Officialdom is a necessary, if occasionally irritating, fact of life, but one case has shown that an overzealous application of the rules can be beaten with tenacity and good legal advice. It involved an award-winning flower dealer, which had almost 1,500 orchid bulbs confiscated by customs officers but has won a tribunal's backing in its campaign to get them back.
The bulbs, which had been imported from India, were seized on their arrival in the UK on the basis that they were not accompanied by documentation required by the Convention on International Trade in Endangered Species of Wild Flora and Fauna (CITES). They had since been stored at the Royal Botanic Gardens in Kew.
In upholding the dealer's complaint, the First-tier Tribunal (FTT) found that it had acted in good faith throughout and that the refusal of HM Revenue and Customs (HMRC) to restore the bulbs was unreasonable. The bulbs were not as rare as had at first been thought and the absence of documents was due to a failure in the postal system.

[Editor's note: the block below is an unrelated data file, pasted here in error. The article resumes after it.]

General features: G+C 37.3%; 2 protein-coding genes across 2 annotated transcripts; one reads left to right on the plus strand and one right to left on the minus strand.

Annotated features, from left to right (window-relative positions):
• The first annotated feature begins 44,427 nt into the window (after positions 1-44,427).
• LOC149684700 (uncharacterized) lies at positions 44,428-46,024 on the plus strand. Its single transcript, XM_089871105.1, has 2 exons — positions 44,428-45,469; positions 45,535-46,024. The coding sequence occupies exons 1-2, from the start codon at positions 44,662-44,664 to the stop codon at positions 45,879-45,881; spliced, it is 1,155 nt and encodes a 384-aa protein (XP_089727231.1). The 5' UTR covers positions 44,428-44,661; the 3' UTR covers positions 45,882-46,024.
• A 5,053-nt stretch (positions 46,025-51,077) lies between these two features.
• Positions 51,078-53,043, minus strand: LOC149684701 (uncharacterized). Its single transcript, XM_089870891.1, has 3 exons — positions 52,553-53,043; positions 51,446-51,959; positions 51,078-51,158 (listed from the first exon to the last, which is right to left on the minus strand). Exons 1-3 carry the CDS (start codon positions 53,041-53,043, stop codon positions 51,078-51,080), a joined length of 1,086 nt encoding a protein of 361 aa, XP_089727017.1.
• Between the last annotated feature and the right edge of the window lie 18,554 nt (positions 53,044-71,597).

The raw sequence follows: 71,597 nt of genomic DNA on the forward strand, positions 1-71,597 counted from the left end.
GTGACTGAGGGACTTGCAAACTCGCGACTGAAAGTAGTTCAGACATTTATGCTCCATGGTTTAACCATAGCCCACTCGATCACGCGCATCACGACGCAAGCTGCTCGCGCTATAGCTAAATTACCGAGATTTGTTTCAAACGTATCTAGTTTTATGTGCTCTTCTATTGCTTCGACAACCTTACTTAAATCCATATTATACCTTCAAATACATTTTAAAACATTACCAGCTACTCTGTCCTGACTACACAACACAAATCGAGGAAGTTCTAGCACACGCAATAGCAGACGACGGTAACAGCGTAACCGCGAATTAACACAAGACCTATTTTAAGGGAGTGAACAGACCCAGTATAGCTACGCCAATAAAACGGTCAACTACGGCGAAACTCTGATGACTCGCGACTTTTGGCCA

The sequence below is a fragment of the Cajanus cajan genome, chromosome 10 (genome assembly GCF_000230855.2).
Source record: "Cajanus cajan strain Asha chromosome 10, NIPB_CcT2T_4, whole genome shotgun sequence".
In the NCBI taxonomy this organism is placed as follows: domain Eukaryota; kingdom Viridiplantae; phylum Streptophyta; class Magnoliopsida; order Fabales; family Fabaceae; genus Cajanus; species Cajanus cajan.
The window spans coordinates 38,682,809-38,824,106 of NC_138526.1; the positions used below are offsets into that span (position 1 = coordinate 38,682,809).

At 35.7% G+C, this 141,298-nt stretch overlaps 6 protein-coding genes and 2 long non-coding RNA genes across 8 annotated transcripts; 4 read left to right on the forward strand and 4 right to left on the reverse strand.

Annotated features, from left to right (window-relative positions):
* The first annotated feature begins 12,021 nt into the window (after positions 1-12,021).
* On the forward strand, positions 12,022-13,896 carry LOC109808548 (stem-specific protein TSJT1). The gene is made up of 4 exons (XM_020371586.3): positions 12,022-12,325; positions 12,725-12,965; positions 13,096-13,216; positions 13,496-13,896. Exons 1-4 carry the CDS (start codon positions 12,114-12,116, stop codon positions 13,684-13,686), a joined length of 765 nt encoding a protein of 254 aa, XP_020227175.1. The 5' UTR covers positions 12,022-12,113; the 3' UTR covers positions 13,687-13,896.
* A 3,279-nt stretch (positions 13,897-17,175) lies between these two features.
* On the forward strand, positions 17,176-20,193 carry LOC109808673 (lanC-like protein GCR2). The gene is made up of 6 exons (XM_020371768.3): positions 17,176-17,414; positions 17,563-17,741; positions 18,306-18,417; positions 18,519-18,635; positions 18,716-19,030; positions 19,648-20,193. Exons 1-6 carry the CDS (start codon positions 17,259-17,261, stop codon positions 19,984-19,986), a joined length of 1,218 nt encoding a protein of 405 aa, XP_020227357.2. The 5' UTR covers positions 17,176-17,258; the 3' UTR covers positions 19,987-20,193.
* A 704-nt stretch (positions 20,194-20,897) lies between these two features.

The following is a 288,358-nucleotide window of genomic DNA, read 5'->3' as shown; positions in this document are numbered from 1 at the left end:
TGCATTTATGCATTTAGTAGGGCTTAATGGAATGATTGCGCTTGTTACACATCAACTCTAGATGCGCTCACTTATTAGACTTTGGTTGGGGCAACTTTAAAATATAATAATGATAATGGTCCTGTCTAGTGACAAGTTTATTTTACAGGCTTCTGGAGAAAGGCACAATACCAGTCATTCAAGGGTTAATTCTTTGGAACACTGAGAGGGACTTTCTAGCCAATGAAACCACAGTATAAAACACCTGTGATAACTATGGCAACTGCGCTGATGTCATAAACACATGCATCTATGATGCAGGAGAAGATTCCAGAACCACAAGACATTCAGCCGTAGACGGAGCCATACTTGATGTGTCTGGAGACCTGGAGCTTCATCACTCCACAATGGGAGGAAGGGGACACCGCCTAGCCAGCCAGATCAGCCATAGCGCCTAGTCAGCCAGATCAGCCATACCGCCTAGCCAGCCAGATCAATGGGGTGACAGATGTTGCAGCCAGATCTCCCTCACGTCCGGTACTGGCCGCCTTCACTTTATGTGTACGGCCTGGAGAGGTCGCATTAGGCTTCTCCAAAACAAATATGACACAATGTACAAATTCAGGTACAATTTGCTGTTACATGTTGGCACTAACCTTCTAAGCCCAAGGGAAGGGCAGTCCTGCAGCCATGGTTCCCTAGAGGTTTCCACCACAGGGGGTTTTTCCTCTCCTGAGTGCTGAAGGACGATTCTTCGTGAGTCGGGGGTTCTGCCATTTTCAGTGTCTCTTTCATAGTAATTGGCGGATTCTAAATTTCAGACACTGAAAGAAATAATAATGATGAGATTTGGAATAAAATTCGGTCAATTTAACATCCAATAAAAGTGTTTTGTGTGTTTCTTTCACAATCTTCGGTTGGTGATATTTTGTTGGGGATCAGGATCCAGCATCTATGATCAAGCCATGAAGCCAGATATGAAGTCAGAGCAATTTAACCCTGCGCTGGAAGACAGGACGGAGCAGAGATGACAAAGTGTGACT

The dealer was entirely supportive of the CITES regime and customs officials had been provided with the missing documentation soon after the difficulty arose. The import of the bulbs had caused no risk to the UK flora population and HMRC's decision had given rise to a disproportionate outcome. The FTT ordered the Director of Border Revenue to reconsider the matter in the light of its ruling.